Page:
The value of a service is derived from a combination of utility and warranty. The term utility describes the service in terms of improved performance and/or reduced constraints. Warranty refers to the reliability of the service. Think of warranty as the elements that you take for granted until they are absent.
Let’s look at an example of what ITIL V3 means by utility and warranty.
Before the cable industry was deregulated in 1996, the cable companies could only deliver one type of device- analog cable. The only growth opportunity was to sign up more customers. The deregulation act removed a constraint for the cable companies, allowing them to compete in other areas, such as broadband and voice of IP (VoIP). Because cable companies use a more robust pipe than the phone lines, they can deliver a higher-quality service over competing alternatives (i.e. greater bandwidth). The end result is that they are now successfully competing in, what is for them a completely new market, using utility (bandwidth) and warranty (availability) as distinguishing factors.
The cable companies then establish an agreed-to warranty regarding a basic level of availability. Typically, this includes an associated penalty. Customers get credit for time during which the service isn’t available. Warranty can also include other measures such as recoverability, security and capacity.
How can a Business Process be a strategic Asset?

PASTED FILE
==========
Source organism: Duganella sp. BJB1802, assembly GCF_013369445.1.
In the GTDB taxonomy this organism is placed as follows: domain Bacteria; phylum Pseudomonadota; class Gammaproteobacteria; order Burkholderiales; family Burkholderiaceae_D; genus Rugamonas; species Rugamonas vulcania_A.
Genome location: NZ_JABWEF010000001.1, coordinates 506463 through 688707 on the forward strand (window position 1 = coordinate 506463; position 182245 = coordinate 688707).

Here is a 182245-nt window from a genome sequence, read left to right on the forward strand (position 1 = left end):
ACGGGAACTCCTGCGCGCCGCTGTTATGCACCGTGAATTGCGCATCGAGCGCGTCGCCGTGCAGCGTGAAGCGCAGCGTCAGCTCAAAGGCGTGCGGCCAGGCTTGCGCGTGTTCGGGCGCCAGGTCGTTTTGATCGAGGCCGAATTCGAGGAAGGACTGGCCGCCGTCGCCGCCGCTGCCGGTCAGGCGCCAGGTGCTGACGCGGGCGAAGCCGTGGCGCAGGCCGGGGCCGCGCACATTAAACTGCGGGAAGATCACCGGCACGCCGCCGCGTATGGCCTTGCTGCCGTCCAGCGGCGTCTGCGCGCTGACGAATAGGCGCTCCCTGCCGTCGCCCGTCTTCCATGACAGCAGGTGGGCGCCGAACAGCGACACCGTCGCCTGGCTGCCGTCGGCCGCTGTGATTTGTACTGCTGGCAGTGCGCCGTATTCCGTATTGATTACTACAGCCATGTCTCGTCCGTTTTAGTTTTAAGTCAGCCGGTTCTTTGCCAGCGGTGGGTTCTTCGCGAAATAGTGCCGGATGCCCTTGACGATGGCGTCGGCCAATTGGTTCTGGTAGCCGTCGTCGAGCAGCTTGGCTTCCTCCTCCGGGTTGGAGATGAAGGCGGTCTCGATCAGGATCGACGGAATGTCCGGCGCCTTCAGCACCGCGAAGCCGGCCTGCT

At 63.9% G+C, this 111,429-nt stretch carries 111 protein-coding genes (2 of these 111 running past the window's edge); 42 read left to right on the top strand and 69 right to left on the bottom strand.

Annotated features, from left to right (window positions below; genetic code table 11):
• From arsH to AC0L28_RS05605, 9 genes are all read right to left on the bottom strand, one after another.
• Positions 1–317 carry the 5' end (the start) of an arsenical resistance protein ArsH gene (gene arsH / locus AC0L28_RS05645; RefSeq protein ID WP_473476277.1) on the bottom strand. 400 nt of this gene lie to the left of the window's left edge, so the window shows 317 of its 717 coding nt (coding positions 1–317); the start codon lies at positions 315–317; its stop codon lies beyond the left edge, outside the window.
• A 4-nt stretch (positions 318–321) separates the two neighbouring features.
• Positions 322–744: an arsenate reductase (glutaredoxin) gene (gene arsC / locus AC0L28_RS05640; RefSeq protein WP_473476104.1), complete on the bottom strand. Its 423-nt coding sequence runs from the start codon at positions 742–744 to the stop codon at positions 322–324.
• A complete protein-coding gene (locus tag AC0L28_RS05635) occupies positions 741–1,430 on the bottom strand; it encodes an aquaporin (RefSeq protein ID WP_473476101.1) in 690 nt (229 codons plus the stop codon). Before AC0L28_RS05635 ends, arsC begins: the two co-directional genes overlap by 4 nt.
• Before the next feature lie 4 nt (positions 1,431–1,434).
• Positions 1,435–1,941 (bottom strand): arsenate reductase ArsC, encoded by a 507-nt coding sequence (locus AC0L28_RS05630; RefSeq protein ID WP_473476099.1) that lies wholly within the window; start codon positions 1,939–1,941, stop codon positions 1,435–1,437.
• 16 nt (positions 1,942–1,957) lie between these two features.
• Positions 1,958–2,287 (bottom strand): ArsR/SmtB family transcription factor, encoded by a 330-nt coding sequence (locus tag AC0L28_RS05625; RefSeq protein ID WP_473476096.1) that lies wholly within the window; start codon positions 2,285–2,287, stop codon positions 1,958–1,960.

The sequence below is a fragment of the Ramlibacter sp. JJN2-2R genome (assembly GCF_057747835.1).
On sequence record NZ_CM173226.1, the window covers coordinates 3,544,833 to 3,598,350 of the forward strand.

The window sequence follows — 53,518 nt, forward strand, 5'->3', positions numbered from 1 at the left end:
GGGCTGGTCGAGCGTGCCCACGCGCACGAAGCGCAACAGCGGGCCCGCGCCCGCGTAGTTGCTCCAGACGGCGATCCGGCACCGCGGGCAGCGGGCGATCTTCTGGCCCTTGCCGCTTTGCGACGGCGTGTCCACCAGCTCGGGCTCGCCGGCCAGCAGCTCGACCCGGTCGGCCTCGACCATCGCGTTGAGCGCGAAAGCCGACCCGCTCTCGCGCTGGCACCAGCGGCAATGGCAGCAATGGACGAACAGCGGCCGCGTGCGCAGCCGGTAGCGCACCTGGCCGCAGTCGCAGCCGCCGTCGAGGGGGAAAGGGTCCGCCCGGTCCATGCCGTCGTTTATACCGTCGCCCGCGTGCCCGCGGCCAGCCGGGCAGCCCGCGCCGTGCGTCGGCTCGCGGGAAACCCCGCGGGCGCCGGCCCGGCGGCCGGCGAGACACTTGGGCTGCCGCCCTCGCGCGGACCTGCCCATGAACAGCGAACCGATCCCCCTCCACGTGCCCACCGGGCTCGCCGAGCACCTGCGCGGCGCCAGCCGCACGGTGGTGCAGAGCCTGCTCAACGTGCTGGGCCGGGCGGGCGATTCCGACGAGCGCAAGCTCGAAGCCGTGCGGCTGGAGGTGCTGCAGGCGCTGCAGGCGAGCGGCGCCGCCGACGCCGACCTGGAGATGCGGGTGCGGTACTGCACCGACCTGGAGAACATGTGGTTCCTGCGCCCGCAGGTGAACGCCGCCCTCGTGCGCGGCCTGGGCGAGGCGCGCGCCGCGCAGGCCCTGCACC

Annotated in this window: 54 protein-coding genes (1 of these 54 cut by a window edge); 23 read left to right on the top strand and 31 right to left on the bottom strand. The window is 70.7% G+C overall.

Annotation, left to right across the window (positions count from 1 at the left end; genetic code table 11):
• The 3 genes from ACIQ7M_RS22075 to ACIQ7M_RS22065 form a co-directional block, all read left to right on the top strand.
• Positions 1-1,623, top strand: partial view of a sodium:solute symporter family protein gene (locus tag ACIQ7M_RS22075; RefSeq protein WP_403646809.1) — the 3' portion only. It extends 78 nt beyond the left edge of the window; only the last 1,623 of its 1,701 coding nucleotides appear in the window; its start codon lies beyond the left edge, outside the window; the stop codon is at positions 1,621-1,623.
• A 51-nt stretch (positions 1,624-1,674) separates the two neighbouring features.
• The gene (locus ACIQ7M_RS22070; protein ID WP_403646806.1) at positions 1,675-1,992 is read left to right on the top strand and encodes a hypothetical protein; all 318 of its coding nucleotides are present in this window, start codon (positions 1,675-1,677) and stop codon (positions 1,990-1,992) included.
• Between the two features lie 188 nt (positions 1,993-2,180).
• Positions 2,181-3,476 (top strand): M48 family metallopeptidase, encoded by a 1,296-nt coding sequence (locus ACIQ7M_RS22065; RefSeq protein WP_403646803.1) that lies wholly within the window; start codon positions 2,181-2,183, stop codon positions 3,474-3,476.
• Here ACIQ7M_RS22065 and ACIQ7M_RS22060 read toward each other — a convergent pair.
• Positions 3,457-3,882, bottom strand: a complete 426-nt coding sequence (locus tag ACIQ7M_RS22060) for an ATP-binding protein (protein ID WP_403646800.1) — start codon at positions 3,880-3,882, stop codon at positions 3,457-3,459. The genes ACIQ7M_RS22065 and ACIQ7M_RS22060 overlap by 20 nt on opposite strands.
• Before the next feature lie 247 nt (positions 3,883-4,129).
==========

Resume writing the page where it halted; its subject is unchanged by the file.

A business process is a strategic asset when it enables you to increase your profitability and be better than your competitors. Consider the insurance industry. Customers are an insurance company’s greatest asset- especially low-risk, highly profitable customers. As a result, the company wants to do everything possible to retain these low-risk customers.
So what happens if one of these customers calls to cancel a driver’s insurance policy because another company offers a better rate? The customer service representative needs to be able to immediately access the customer’s history to decide how to proceed. A business process that provides and analyzes this customer’s history is a strategic asset because it enables the representative to make an informed decision about whether the competitors offer should or should not, be matched or bettered.
In order to create business value, it’s important to have a solid understanding of how the different service management pieces interconnect. At the same time, it’s essential to understand what we are- and are not- your core competencies, and to evaluate how you focus your resources accordingly on your core. Think long term.
Look at the bigger picture, in terms of overall service management strategy; you can develop a strategy that looks good on paper, but if you don’t work with the transition team to set expectations and learn if it’s doable, then your strategy may not be realistic. Instead, work with the different functions and processes throughout the whole lifecycle to ensure that the requirements you are creating can be supported by the existing processes and functions.
IT can only create value for the business if you think strategically based upon a solid understanding of the desired business outcomes and how IT can influence them.
As you set out on any initiative, think holistically and from the business perspective; for example, you’re not delivering an email application, you are actually facilitating communications for the business.